Sparky Anderson, speaking last week at one of those interminable Southern California celebrity luncheons, addressed himself to a question that has been vexing most of the civilized world for the better part of a century: What earthly good is a baseball manager?
"A baseball manager," the manager of the Cincinnati Reds said forthrightly, "is a necessary evil."
There are those—players mostly—who would cavil at the use of "necessary" in that postulate, but they would agree that old Sparky does have a point. It is just that he has not carried his reasoning to the logical extreme, for it seemed apparent during the tumultuous series between the Reds and the Dodgers last week that a baseball manager is a necessary evil because, if for no other reason, he is the purest reflection of the mood of his team. The tensions, the triumphs, the frustrations, the petty bickering—all shine through the seamed countenance of the man in charge.
The white-haired, long-faced Anderson actually looked to be the embodiment of the Reds of early August 1974—a craggy facescape, inscribed with hills and valleys, the stern jaw suggesting true grit. Even before the first game with Walter Alston's Dodgers, Anderson seemed like a man peering into an abyss.
"They got us on a cliff," he said, "and we're hanging on loosely. If we split these games [a mathematical impossibility in a three-game series; he evidently meant lose two of three], we'll have to win all six of the games we have left with them."
But like the perpetually imperiled Pauline, he could see hope in the hopelessness. "We're not out of it," he said, "but it will be an awfully hard grind if we lose here this week."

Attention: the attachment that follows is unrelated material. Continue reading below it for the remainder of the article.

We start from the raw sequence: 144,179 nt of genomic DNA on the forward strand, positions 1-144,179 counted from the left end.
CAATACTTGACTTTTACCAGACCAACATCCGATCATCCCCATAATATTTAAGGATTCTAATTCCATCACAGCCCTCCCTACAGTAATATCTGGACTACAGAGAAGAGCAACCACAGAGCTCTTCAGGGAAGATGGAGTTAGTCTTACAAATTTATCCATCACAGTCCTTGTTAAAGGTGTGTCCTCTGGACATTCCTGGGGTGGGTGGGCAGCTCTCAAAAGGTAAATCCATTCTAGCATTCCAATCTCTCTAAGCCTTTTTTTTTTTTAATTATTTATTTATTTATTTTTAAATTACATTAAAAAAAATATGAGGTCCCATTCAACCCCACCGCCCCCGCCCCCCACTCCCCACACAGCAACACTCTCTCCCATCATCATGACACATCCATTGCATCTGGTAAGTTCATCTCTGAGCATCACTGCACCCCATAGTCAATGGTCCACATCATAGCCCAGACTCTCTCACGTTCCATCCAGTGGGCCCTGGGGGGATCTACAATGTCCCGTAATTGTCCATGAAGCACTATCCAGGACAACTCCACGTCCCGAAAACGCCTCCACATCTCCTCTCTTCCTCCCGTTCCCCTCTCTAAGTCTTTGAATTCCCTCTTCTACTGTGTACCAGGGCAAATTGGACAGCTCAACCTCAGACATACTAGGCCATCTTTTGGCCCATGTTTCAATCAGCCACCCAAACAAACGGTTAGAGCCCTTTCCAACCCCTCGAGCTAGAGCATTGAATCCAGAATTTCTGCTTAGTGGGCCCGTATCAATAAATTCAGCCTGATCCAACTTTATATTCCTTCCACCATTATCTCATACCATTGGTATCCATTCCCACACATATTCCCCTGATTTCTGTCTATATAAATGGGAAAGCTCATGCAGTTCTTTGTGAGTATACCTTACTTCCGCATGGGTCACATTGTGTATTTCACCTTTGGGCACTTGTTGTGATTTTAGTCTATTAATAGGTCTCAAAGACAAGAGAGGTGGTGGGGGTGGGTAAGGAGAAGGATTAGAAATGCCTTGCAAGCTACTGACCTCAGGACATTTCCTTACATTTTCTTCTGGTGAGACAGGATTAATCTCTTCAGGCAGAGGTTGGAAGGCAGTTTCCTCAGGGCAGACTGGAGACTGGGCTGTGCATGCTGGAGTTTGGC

If Anderson looked like a Red, Alston was an artful Dodger. He has always appeared to be someone who is privy to classified information. The sly smile and the twinkling blue eyes in the old face seem always to say "Gotcha."
"I am more concerned about our injuries," said he, looking unconcerned, "than I am about winning these games."
In truth, Alston's team had been muddling through the past few weeks without star Pitchers Tommy John and Jim Brewer, and in this series alone three more prize athletes would be wounded. Still, the team had won seven straight games before the Reds came to town and was 6� games in front of Cincinnati in a National League West race that had settled down to the two of them. In the nine games already played between the teams before last week, the Dodgers had won eight and, even with ranks depleted, they were leading the league in just about every batting and pitching category. Alston was in the catbird seat.
Don Gullett, the only Reds pitcher who had beaten the Dodgers up to last week, was the starter in the nationally televised opener, a game that started at 5:15 p.m. Pacific Coast Time as an accommodation for Eastern audiences. The setting California sun cast a golden light on the brown and green hills and the tall bent palms that are the stunning backdrop for beautiful Dodger Stadium. The sun also made it virtually impossible for the players to see the ball through the first six innings.